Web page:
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Contact Information:
Edward S. Kisscorni, CPA
290 Suncrest Court, SW
Grandville, MI 49418

Office: 616/233-0667
Cell: 616/443-6730
Fax: 616/233-0667

Blog: www.EdKisscorni.com/Blog1
Email: Ed@EdKisscorni.com
 



 



 

 Blog 
Monday, March 14 2011

Tax Tribunal Has No Jurisdiction When Appeal Period Had Expired

In JH Campbell, Inc. v. Township of Dexter, Michigan Court of Appeals, No. 295455, March 8, 2011, the Court of Appeals ruled that the Michigan Tax Tribunal did not obtain jurisdiction to review the taxable values of a taxpayer's real property for the 2004 property tax year when the taxpayer challenged the 2007 and 2008 values. The taxpayer's appeal was based on the underlying premise that the additions to the 2004 taxable values of its real property were unconstitutional and, therefore, its 2007 and 2008 taxable values should have been lowered as a result of the error. The applicable provision on which improvements were added to taxable value was declared unconstitutional in Toll Northville, Ltd v. Northville, 480 Mich. 6; 743 N.W. 2d 902 (2008).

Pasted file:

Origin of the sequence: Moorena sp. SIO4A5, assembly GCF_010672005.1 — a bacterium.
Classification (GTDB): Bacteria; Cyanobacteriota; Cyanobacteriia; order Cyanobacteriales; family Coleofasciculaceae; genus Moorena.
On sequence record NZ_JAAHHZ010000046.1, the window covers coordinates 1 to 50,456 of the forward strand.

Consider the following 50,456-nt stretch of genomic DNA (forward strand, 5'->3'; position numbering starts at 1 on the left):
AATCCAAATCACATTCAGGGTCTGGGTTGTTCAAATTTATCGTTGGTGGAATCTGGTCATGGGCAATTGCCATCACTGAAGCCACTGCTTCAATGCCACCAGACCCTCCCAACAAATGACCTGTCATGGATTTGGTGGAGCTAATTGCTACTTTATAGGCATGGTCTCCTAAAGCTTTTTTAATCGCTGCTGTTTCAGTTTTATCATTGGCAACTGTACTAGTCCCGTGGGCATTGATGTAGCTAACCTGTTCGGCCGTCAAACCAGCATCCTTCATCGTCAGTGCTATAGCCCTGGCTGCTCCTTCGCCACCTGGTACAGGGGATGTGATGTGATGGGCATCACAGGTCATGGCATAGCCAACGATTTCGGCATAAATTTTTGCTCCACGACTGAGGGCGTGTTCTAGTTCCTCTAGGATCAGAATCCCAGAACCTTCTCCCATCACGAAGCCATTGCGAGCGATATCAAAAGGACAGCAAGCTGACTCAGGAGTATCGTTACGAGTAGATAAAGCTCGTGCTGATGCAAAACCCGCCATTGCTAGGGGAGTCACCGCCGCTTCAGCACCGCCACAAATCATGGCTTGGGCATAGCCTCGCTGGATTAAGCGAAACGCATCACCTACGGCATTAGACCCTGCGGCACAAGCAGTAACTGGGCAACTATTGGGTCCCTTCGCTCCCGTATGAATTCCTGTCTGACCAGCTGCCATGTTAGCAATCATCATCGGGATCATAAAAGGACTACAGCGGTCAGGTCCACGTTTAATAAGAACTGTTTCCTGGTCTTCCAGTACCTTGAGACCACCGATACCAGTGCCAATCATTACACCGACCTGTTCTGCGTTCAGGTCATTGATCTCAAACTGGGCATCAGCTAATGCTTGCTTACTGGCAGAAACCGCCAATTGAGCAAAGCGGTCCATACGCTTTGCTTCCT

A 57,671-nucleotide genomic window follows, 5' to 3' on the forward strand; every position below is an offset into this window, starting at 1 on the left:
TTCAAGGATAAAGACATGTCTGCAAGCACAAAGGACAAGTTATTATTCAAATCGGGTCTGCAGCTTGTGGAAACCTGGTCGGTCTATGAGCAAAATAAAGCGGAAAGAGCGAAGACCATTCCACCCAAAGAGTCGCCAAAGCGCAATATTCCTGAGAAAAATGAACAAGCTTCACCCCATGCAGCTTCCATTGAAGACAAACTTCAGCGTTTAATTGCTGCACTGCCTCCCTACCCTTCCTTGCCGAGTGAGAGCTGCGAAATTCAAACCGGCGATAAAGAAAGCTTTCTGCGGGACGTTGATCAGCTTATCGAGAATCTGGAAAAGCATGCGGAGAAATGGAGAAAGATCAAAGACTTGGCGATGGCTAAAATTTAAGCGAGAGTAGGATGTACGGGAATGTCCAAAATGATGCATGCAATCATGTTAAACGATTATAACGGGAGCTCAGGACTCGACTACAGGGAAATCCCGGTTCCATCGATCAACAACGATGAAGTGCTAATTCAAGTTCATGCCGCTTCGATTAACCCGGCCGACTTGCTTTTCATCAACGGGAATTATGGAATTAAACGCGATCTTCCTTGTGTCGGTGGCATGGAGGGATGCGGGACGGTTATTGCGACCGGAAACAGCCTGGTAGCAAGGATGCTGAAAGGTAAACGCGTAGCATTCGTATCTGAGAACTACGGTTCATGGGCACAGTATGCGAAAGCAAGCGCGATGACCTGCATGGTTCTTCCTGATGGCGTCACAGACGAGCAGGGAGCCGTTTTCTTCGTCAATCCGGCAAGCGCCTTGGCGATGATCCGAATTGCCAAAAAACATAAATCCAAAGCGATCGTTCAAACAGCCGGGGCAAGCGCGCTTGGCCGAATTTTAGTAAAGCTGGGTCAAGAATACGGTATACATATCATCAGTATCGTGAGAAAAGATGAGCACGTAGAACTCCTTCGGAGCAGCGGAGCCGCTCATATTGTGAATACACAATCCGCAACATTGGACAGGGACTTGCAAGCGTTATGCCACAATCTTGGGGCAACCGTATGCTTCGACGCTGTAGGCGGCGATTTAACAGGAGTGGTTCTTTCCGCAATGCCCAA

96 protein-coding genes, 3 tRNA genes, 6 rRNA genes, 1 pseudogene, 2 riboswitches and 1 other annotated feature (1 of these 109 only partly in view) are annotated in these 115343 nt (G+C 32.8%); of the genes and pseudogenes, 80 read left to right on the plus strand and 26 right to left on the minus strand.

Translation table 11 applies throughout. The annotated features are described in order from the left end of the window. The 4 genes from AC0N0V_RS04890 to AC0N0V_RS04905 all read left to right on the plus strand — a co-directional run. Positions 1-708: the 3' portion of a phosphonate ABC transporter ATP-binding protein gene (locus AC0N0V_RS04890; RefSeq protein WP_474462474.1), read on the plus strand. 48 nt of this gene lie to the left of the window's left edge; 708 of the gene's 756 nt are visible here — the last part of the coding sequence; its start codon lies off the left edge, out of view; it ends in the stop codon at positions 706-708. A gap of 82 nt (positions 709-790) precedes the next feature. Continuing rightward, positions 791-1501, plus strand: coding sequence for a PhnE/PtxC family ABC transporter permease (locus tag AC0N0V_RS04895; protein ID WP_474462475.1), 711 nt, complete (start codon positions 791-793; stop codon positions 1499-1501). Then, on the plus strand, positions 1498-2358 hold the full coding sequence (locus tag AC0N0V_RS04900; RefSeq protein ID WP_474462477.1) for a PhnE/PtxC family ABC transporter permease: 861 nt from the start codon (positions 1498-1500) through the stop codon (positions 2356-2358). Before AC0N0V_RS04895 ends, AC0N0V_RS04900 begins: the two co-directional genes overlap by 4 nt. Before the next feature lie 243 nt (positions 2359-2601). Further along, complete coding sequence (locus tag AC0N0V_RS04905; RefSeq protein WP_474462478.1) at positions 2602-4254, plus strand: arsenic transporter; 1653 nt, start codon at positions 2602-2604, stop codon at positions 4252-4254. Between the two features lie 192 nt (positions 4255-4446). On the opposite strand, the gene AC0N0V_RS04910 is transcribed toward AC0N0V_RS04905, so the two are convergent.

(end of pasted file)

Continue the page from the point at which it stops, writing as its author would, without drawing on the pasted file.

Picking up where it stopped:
The Michigan Court of Appeals held that the Tax Tribunal did not have jurisdiction to make changes to the 2007 and 2008 taxable values when those changes were initially reflected in 2004 and the time for filing a timely appeal with the tribunal based on the 2004 taxable values had long passed. Moreover, the taxpayer did not cite any authority that supported the proposition that the Tax Tribunal had the authority to examine taxable values when a provision that affected taxable values was subsequently declared unconstitutional. Consequently, the court concluded that the taxpayer did not demonstrate that the Tax Tribunal made an error of law or adopted a wrong principle with respect to the tax years on appeal in this case. The taxpayer also failed to cite any authority to support its proposition that because the provision adding improvements to taxable value was subsequently determined to be unconstitutional, the access road and other public improvements to its property could be removed from the taxable values as a loss.

Posted by: Ed Kisscorni AT 10:40 am   |  Permalink   |  0 Comments  |  Email
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